April 11 – May 10, 2006 Reception: Thursday, April 13, 2006, 6-8 PM
Discover Devotion

The twists and turns in the life of Hale DeShazer sound like the plot of a spiritual-thriller. But taken together, they show us the mysterious ways of devotion.

Do you remember the story when DeShazer went climbing on Bounty Mountain in search of the Necklace of Legend? On the very first day of his hike, just at the crack of dawn, a falcon swooped down beside him, with mighty wings making a warm wind beneath. Hovering above his head, the falcon whispered: “On this mountain you will break through emotional levels of illusion. You will swirl through astral-planes, glamour, half-truths, and the myth of after-life. You will learn to cry on command.”

It wasn’t long before DeShazer was half way up the mountain. He had been busy surveying the landscape with hungry eyes, finding his center. At one point, on the edge of a fragile cliff, he was spellbound by the mouth of a dirty cave and knew he would slip into the 4th dimension. It was here that DeShazer got dizzy, lost his footing, and grasped for a hold on anything. He started falling with a dusty landslide under his feet. The panic caused a flashback, to the time when he went over the edge of Crystal Falls, in a specially designed steel drum, and lived to tell about it.

As he was falling in the drum, DeShazer carved a bird out of an old piece of wood and to calm his nerves he sang an old hymn from church called “His Way With Thee.” The song went like this: “His power is your key; His blood can cleanse, you see; His wings can set you free; ‘twas best He had His way with thee.” The dirt, sticks, and debris kept crumbling beneath his body in a dry tangle of grey and brown. Helpless and falling faster, DeShazer discovered that Bounty Mountain had turned to ice. Like a glacier on land, the entire block of earth was frozen water and had split down the middle, revealing a ravine so deep he could see only mist. Knives of ice fell all around him. Gravel turned to sharp razor shards. His face covered in sleet, DeShazer was falling deeper, and a bonanza of silver blessed him, as if a thousand chandeliers were falling on him, then turning into acres of diamonds. Just before the blackout, the falcon reappeared, descended with him, and said, “Hale, oh brave climber, tender and true, I see your thoughts, your new vibration. A higher voltage is singing inside of you!”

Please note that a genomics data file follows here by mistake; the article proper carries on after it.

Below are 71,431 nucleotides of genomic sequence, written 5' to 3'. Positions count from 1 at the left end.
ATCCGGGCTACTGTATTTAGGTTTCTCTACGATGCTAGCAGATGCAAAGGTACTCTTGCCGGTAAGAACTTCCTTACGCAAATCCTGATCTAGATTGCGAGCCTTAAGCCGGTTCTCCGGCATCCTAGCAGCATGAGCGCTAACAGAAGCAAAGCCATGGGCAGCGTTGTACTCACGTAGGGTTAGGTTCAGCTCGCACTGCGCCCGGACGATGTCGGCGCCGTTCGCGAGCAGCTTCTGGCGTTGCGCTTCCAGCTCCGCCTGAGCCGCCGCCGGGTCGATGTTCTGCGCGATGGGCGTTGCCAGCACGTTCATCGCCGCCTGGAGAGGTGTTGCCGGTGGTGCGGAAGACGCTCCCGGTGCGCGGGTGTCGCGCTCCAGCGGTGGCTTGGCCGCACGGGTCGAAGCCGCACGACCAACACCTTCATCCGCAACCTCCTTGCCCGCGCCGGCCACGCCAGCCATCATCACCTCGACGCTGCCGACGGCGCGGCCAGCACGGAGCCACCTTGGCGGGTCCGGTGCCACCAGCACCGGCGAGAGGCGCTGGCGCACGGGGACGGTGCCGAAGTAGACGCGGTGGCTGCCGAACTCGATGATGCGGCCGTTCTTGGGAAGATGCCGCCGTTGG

It was then that DeShazer realized he was no longer falling. He was ascending, his body rising in a space filled with wonder, like a prism bursting with light. The acres of diamonds turned to stars. He was flying face up in the safe night of heaven. Moody shades of pink and brown surrounded him.

What happened next I’ll let Mr. DeShazer tell you himself:
While I was ascending, my memory was pumped with pure love, and then I had a violent flashback to when I was a soldier in the War. It was the day that horror gripped my heart. I saw my lifelong friend and comrade fall on the battlefield, as bullets filled his body. With gunfire over my head in the trench, not knowing if he was dead or alive, I ran across no-man’s-land to rescue him, hoisted him over my shoulder, and brought him back to our company’s trench. By that time, in the safety of our squadron, my best friend died in the cold, moist mix of rocks and mud. But all I could think about was when I first got to him on the field, and before lifting him up, he was still breathing. He looked into my eyes and said, “Hale, I knew you’d come for me.”

“Discover Devotion” is the first solo exhibition of the work of New York--based Shane Ruth. The exhibition will feature a 10 feet by 5 feet wood veneer sculptural installation entitled “Crystal Falls.”

In the project space: an installation by Boston-based Brian Burkhardt made of hundreds of carefully crafted butterflies marked with the patterns of commercial entities such as Burberry or Louis Vuitton. Interested in how plants and animals are forced to adapt to contemporary society, Burkhardt was recently named as one of the “10 Artists to Watch” by Boston Globe magazine.

For more information, please visit the gallery’s website or contact C. Sean Horton (Director) at 212-989-8700 or